Charlotte’s congresswoman ‘watching’ CMS issues related to Myers Park rape reports

·3 min read

U.S. Rep. Alma Adams, during a visit to Charlotte schools on Monday, offered her support to students at Myers Park High School who have rallied behind survivors of sexual assault.

Charlotte-Mecklenburg Schools students have protested and are calling for change at CMS as a civil lawsuit continues against the district, stemming from a reported sexual assault on campus more than five years ago.

Mainly, students want more education on Title IX and how to file a complaint. They’re worried there’s fear of being bullied or not believed if a sexual assault report needs to be filed, various students have said.

Adams — whose 12th Congressional District includes Charlotte and who spent much of Monday with U.S. Department of Education Secretary Miguel Cardona — told the Observer: “We’re certainly watching to see what’s going to happen ... but we certainly offer our support to all students and children.”

Cardona’s visit included stops at Johnson C. Smith University and Paw Creek Elementary School with Adams. They spent time with students, educators and parents. In between events, the Observer asked the congresswoman about recent controversy involving the past reports of rape at Myers Park High.

“I don’t think anybody should be harassed,” she said. “And I think that the school, the school board and the administration will be doing everything that they can.”

Federal Title IX investigation reveals issues with CMS response to sexual assault reports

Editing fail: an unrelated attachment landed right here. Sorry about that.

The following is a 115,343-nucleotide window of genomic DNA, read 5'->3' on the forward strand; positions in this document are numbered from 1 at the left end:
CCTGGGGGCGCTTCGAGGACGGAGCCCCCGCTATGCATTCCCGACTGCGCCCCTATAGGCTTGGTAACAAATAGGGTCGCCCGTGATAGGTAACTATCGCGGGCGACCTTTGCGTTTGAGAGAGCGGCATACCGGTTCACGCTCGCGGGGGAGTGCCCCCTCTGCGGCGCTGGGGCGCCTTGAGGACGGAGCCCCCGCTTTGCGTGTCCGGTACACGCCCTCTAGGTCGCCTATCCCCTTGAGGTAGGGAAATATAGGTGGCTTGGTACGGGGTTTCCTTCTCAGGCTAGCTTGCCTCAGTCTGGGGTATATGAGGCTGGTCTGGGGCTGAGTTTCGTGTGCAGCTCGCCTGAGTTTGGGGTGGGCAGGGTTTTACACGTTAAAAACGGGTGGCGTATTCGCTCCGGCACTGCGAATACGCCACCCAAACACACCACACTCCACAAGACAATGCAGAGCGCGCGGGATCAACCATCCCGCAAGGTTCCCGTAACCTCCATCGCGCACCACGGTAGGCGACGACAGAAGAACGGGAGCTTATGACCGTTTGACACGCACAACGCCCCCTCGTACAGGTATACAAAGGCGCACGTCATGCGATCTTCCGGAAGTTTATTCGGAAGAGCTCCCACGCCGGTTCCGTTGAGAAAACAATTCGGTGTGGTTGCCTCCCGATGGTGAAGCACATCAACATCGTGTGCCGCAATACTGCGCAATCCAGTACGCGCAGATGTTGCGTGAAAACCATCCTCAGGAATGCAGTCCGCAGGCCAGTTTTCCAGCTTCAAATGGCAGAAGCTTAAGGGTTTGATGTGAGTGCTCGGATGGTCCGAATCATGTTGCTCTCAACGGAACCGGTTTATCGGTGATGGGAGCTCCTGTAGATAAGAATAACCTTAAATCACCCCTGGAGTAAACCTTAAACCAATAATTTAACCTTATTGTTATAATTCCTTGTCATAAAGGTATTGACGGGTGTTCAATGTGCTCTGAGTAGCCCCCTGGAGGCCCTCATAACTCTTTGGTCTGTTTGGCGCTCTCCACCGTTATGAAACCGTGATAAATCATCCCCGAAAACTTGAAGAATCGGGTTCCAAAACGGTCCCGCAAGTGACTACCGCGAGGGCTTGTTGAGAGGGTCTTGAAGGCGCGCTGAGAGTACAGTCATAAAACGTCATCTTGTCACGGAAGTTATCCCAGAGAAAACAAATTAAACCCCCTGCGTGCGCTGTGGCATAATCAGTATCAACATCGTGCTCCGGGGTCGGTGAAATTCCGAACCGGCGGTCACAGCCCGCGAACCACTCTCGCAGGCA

Multiple sexual assault reports on Myers Park High campus. Here’s a timeline.

Cardona, sworn in earlier this year in President Joe Biden’s administration, focused his visit to North Carolina on issues of post-COVID-19 education efforts, investments in historically-Black colleges and universities and supporting children with disabilities.

“Know that we’ve got your back — all students matter,” he said, referring to his advice for students who say they’re worried about response if they report sexual harassment or sexual assault at school.

“We have to build back better and that also means making sure school environments are places where all students feel welcome and accepted.”

Title IX at CMS

The Observer reported last week on a federal investigation from 2016 to 2017 that found CMS violated part of its Title IX obligations after a student reported being raped at Myers Park High School.

According to public records, the federal education department’s Office of Civil Rights investigation stemmed from a report that an 18-year-old male student led a female student into the campus’ woods at Myers Park. She was 17 at the time she was sexually assaulted at school, according to a lawsuit she filed in December 2018.

Her lawsuit is pending, with a judge writing last year that there is initial evidence her report of sexual assault was likely not properly handled, the Observer has previously reported.

Her case and a lawsuit filed in 2019 from another former Myers Park High student with similar allegations — that the school and district mishandled her report of sexual assault — have spurred questions about CMS’ response to alleged sexual violence on campus.

The federal education department’s review of the Title IX complaint concluded that CMS officials did take some appropriate action, including notifying police, suspending the accused male for 10 days, and granting the female student’s request for a transfer.

Between the 2015-16 and 2016-17 school years at Myers Park High, alone, there were 16 sexual harassment claims from students, according to CMS data previously released to the Observer.

An Observer investigation last month also found that during those same years, Charlotte-Mecklenburg Police received seven reports of rape/sexual assault or forcible fondling at Myers Park High.

In recent weeks, Myers Park High students through a petition on have demanded CMS “remove” Principal Mark Bosco.

Bosco, 51, has worked in the district since 1994. He was promoted to principal at Myers Park in 2013.

Bosco could not be reached for comment on this story. According to his automated email reply, he is out of the office until Aug. 5.

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